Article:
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Soft coal, hard choices : the economic welfare of bituminous coal miners, 1890-1930

Author: Price Van Meter Fishback
Publisher: New York : Oxford University Press, 1992.
Edition/Format:   Print book : EnglishView all editions and formats
Summary:
Did miners really owe their souls to the company store? Did they receive lower pay than in other jobs, despite the constant danger they faced? Was the quality of life in mining towns uniformly dismal? Soft Coal, Hard Choices answers these and other questions. The book contradicts many myths using evidence ranging from company records to oral histories to statistics collected by state and federal governments. While  Read more...
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Genre/Form: History
Document Type: Book
All Authors / Contributors: Price Van Meter Fishback
ISBN: 0195067258 9780195067255
OCLC Number: 24009628
Description: xi, 279 pages : illustrations ; 25 cm
Contents: 1. The Miners' Choices: Voice or Exit --
2. The Analytical Framework. The Implications of Competition. The Impact of Collective Action and Unions. Summary of Implications --
3. The Coal Labor Market, 1890-1930. Long-term Trends in the Coal Product Market. Exercising Voice Through the Union. Competition Among Employers for Labor. The Miners' Mobility. The Miners' Information. Summary --
4. Working in a Coal Mine. Tonnage Men. Daymen. Management. Rewards in the Occupational Hierarchy --
5. Methods of Wage Payment. Piece Rates, Time Rates, and Transactions Costs. Piece Rates and Quality Control. Piece Rates and Variation in Mine Conditions. Summary --
6. Dig Sixteen Tons and What Did You Get? Earnings. Why Become a Miner? High Hourly Earnings. Annual Earnings. The Worker's Choice. Trends in Real Earnings. Regional Comparisons Within Coal Mining. Summary --
7. Death's Taken a Mighty Toll for Coal, Coal, Coal. The Extent and Nature of Coal Accidents. Wages and Accident Rates. Unions and Safety. Government Regulation of Safety. Changes in Liability Laws. Compensation and Accident Prevention. Summary --
8. Did Coal Miners "Owe Their Souls to the Company Store"? The Limits on Store Monopoly. Why Did Companies Own Stores? Store Prices. Were Miners Forced to Buy at the Store? Conclusions --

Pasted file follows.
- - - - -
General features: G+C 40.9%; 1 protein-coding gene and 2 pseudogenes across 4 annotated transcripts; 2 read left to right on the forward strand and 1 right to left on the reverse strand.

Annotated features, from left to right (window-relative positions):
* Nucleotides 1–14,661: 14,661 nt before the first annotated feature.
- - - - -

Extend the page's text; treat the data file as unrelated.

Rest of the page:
9. The Company Town. The Nature of Company Housing. Why Did Companies Own Housing? Monopoly Ownership? The "Necessity" of Company Ownership. A Device to Prevent Collective Action. Model Towns. Sanitation in Coal Towns During the 1920s. Sanitation in Company Towns. Sanitation in Company versus Independent Towns. Conclusions --
10. Coal Mines as Melting Pots. The Geographic Location of Blacks and Immigrants. The Limited Nature of Discrimination in West Virginia. Wage Rates and Earnings. Differences in Workplace Safety. Positioning in the Job Hierarchy. The Impact of Competition on Segregated Schools. Housing Segregation. Segregation Across Mines. Black Workers in Alabama. Black Workers and the UMWA. Summary --
11. What Did Miners Gain from Strikes? Strike Activity in Bituminous Coal Mining. Differences in Strike Activity Within the Coal Industry. The Pecuniary Gains and Losses from Strikes. Violence During Strikes. Conclusions --
12. Conclusions --
Appendix A: Calculating Earnings for Workers in Coal Mining and Manufacturing. Annual Earnings. Hourly Earnings. Appendix B: Sources of Data for Panel of Twenty-three Coal States from 1901 to 1930. Accident Rates. Coal Prices, Technological Variables, Strikes, Union Strength, and Mine Size. Wage Rates. Workers' Compensation Legislation. State Mining Legislation and Enforcement --
Appendix C: Estimating the Relationship Between Wages and Accident Rates --
Appendix D: A Theoretical Model of Accident Prevention by Miners and Employers. The Representative Miner. The Operator. Combining the Results --
Appendix E: Measuring Segregation in Job Hierarchies --
Appendix F: An Empirical Test of the Influence of Coal Companies on Equalizing Black and White Schools in West Virginia --
Appendix G: Piece Rate Regressions for West Virginia Counties.
Responsibility: Price V. Fishback.
More information:

Abstract:

Did miners really owe their souls to the company store? Did they receive lower pay than in other jobs, despite the constant danger they faced? Was the quality of life in mining towns uniformly dismal? Soft Coal, Hard Choices answers these and other questions. The book contradicts many myths using evidence ranging from company records to oral histories to statistics collected by state and federal governments. While most studies of labor in the coal industry focus on union struggles, Fishback discloses the beneficial impact of competition among employers for labor. He further examines the impact of legal environment and the development of institutions like company towns. Careful analysis using economic theory and statistics reveals numerous insights about the welfare of coal miners in the early 1900s. Unions helped miners obtain higher wages, but so did competition among employers. Employers were unable to exploit local and housing monopolies because the miners had the option of moving from town to town. Workers choosing between mining and other jobs faced a hard choice between similar alternatives. High hourly earnings and freedom from close supervision in mining helped compensate miners for accepting more risk of accidents and layoffs. The combination of narrative and analysis in Soft Coal, Hard Choices will interest historians, economists, and the general reader alike.

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'a stimulating and lucid reassessment of a major area of US labour history ... this is an excellent example of historical economics ... There are very few British labour historians who would not Read more...

 
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